Under the Spell of Nervines

It’s soupy outside. Like honey and molasses. Like hot mud. The sun keeps crushing me. It turned me into a puddle like the wicked witch of the west. I melted and the sun sucked me off the ground. Through the air I flew straight pass the moon and pass those inner planets. Now I’m burning in that fiery goodness. That fiery goddess got me in a spell of wordy worships.


We went for a hike today in Wissahickon. I took off my shoes. Touched the ground. Sole to soul. It was relieving to feel the earth underfoot. The compacted soil absorbed my steps, and the networks of fungi heard me coming from several if not hundreds of feet away. Ghost pipe popped out into my vision field. I immediately sat with it, and it asked to be harvested. I’ve found it growing a number of times, but haven’t up until this point lifted it from the ground. It felt right. It felt full of mystery and intrigue. That’s usually how I know it’s time. When I’m on the edge of falling in. Right on the precipice. When I can sink my mind in easily and absorb what the plant has to offer. There’s some kind synergy at play. Cross specie telepathy. I left a good bit of the ghost pipe alone. Ethical harvesting always in the back of my conscience.

The ghost pipe looks just like that. Like an opaque pipe. They grow in what I’d like to call a village. Clumped up together like a band of little huts. It’s a plant, but it doesn’t produce chlorophyl, so it never gets green. Since it doesn’t produce its own food, it feeds off of the mycelial growth of mushrooms, and the mushrooms feed off the roots of trees. So in a sense, the ghost pipe is an epi-parasite. A parasite of a parasite. Which is really interesting when considering its medicinal action: It helps relieve pain, but it doesn’t get rid of the pain. It allows you to “feel” the pain but ignore it. Like getting outside your body to witness what is happening but not partaking in it. Like an out of body experience. Like becoming a ghost. And it has this similar action on emotional pain: It allows the person to see & engage the pain instead of turning away from it because it so deeply hurts.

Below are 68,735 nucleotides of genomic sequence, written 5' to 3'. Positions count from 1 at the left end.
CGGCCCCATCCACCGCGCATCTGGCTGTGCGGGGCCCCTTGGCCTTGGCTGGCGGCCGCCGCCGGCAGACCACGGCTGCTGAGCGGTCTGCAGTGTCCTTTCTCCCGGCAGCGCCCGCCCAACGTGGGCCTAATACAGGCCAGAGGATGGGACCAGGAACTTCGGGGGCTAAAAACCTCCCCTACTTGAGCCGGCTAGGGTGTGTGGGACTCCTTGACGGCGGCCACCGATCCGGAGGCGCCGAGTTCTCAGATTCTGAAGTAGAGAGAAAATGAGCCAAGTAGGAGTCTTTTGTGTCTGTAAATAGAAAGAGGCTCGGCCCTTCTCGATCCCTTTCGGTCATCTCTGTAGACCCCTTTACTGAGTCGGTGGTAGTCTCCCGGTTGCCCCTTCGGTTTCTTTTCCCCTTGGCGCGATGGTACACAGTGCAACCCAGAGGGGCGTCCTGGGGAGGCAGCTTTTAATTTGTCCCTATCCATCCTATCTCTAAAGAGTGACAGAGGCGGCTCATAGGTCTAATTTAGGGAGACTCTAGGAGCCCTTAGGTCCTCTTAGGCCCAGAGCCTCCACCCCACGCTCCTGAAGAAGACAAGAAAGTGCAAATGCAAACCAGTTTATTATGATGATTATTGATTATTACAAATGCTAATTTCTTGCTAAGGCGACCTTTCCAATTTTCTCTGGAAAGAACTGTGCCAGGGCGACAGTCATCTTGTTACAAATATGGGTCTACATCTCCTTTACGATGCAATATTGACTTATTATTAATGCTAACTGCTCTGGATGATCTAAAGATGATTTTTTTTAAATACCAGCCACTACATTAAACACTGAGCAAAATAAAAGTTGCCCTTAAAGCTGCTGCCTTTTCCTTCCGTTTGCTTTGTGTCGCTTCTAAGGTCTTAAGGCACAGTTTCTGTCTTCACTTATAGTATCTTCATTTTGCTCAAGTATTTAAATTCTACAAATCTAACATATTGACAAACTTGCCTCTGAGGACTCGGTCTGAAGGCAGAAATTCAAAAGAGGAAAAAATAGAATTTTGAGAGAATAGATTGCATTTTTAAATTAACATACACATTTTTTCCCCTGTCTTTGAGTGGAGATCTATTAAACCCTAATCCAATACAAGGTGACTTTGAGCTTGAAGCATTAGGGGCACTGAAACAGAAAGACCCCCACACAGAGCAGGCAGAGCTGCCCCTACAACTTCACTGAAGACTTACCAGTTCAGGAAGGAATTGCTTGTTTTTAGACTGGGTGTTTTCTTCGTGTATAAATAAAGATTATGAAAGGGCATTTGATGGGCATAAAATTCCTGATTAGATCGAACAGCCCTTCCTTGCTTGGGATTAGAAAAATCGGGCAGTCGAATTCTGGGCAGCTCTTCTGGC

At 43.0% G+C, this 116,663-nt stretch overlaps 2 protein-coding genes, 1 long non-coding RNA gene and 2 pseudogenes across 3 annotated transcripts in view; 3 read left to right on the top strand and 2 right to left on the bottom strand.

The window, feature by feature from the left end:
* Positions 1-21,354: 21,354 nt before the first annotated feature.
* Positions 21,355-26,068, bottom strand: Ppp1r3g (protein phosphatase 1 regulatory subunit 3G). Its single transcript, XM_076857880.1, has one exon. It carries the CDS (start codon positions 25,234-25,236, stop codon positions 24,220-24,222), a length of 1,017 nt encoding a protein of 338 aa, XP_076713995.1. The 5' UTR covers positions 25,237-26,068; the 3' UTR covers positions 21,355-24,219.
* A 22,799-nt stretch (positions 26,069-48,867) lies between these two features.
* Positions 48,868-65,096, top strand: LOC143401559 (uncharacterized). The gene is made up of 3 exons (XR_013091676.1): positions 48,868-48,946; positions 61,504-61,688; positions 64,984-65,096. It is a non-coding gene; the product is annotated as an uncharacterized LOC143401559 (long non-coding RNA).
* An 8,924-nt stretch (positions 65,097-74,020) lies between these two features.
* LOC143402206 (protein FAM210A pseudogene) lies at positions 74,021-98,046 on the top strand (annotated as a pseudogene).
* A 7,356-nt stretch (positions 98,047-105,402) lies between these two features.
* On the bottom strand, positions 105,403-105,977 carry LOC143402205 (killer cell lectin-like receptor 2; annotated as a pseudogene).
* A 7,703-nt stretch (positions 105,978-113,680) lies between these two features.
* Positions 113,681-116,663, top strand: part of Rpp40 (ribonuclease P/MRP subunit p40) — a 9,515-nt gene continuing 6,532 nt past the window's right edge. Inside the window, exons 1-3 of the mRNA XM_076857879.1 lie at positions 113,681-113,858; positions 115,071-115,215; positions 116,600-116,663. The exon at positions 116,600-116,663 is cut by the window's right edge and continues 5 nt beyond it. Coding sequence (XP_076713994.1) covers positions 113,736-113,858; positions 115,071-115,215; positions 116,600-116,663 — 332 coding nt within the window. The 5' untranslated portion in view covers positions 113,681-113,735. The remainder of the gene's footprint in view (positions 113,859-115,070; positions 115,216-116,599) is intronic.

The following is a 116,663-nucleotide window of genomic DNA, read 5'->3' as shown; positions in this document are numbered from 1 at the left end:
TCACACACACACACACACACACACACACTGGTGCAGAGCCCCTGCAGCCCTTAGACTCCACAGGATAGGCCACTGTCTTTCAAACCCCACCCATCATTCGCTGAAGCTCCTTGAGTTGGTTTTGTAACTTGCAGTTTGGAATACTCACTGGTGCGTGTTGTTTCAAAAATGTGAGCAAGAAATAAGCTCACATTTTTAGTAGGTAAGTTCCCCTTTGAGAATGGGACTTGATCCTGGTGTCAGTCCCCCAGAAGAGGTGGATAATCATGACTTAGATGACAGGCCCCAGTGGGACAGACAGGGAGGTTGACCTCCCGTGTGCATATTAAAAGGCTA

Disclaimer: I’ve not experienced this for myself with regards to ghost pipe, I’ve only been reading about it. But it makes a lot of sense to me, like I’ve known it for years, because I’ve worked with psychedelics and meditation. That sense of “being beside one’s self” is all too familiar. Ekstasis. It’s where the word ecstasy derives from.

But what I find really curious is that these similar plants are coming into my life right around the same time. Plants that work on deep hurt. Deep wounds. The wounds that are forgotten about because they seem so long gone, but out of nowhere, or so it seems, they give rise and ravage the sleeper from passive dreams into conscious action to heal.

St. John’s Wort is one of those other plants I found recently. Hypericum perforatum. I found it growing wild for the first time ever. It was alongside the railroad tracks in my hometown. It jumped out at me like, “Hey! Would you like a helping hand? How about some of that fiery golden sun absorbed & redistributed into my bright yellow flowers! And when you crush my petals, I’ll bleed a maroon blood on your hands…” It works in that way, on the nerves and on the metaphorical blood. The life force. It helps lift one out of mild depressions, re-directing one’s inner fire, re-aligning the will. I harvested it under the full moon, the gusting wind and rainstorm that blew in beforehand still wet on its leaves. I let it dry out into the next day, then bottled it up with apple cider vinegar and honey. I’m planning on waiting until after the autumn equinox to crack it open in hopes that it crushes me like the sun when the darkness of days is full tilt in the winter valley.


I also bottled up the ghost pipe, but instead of acv, I used one hundred proof vodka. I don’t plan on using it. But I’m sure I will. I guess I’m already working with it. I don’t know why I took it home with me in the first place. It just called on me to save its spirit. Perhaps I need it more than I realize, like I’m entering a deep searching and realization of my own traumatic experience growing up in America. It’s heavy when so many people fly the flag ignoring the war machine that devastates both the home front and the world stage. When I walk downtown, I see all these people wearing flag shirts and other propaganda paraphernalia. When I walk around the suburbs, everyone has a flag marking their home like it needs to be stated: “I am a nationalist and this is America!” That seems to be the lynchpin for patriotism. It’s the forefront of discussion, how complicit are you? The more complicit, the more American. Apparently.

But, come on. We have a problem with healthcare.

Really though. It’s absurd. It’s got that clownish quality to it. We have a major healthcare problem. You don’t know if it’s laughable or so sad you just want to burst like a cloud. So you do both. All of it too real. It’s surreal. All the feels right in the gut. Right in the heart. You want to love everything to death, and death everything to life. Start it all over. Revolutionize the whole damn thing.

And none of us are untouched. That’s for sure. And because of that, it’s nice to have plant allies along for the journey, especially when it gets so treacherous or too much to face.